Korean Beef

Korean Beef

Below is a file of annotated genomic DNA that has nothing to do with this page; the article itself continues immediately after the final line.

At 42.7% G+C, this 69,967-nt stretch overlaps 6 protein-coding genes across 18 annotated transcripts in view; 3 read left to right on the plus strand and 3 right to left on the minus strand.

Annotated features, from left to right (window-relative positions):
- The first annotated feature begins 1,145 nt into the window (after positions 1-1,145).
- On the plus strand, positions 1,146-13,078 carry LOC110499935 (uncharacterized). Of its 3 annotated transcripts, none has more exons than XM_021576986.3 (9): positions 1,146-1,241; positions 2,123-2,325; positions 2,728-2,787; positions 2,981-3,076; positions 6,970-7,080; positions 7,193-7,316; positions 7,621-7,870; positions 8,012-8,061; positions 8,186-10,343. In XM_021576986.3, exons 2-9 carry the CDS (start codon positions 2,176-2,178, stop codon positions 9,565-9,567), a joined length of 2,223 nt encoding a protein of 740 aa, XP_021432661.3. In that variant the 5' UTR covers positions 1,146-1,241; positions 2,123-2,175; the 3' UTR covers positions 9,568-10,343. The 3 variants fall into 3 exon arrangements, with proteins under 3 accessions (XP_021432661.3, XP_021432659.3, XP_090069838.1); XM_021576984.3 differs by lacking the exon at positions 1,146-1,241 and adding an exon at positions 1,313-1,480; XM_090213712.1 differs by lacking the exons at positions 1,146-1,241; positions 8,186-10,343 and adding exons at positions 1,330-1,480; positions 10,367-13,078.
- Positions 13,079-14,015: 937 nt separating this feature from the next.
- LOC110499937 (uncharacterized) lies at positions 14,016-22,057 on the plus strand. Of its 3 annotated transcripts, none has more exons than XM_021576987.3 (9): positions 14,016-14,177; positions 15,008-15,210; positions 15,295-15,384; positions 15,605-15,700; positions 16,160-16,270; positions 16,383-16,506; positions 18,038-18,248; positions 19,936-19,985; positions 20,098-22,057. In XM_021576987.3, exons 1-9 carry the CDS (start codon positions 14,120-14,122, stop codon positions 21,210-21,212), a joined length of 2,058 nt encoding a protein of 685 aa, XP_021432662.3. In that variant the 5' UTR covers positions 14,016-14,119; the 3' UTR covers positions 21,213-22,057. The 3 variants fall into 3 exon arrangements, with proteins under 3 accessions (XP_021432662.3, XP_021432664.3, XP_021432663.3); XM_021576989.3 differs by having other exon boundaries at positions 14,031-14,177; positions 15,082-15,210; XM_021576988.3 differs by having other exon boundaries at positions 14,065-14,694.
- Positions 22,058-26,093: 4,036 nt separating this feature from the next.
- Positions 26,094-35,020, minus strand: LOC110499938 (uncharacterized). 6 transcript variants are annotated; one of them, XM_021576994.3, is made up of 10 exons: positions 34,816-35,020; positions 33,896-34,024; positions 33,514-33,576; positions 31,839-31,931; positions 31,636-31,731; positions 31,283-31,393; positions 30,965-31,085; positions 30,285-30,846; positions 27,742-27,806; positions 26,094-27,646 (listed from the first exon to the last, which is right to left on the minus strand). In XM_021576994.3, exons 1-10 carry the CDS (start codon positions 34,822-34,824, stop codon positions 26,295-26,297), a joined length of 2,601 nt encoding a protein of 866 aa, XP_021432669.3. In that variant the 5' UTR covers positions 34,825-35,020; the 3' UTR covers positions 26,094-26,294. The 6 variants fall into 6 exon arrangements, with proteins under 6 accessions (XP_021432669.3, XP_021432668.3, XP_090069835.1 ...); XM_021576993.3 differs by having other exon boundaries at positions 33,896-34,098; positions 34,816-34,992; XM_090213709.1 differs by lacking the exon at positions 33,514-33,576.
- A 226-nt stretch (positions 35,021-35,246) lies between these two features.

Korean beef in Global Commerce Policy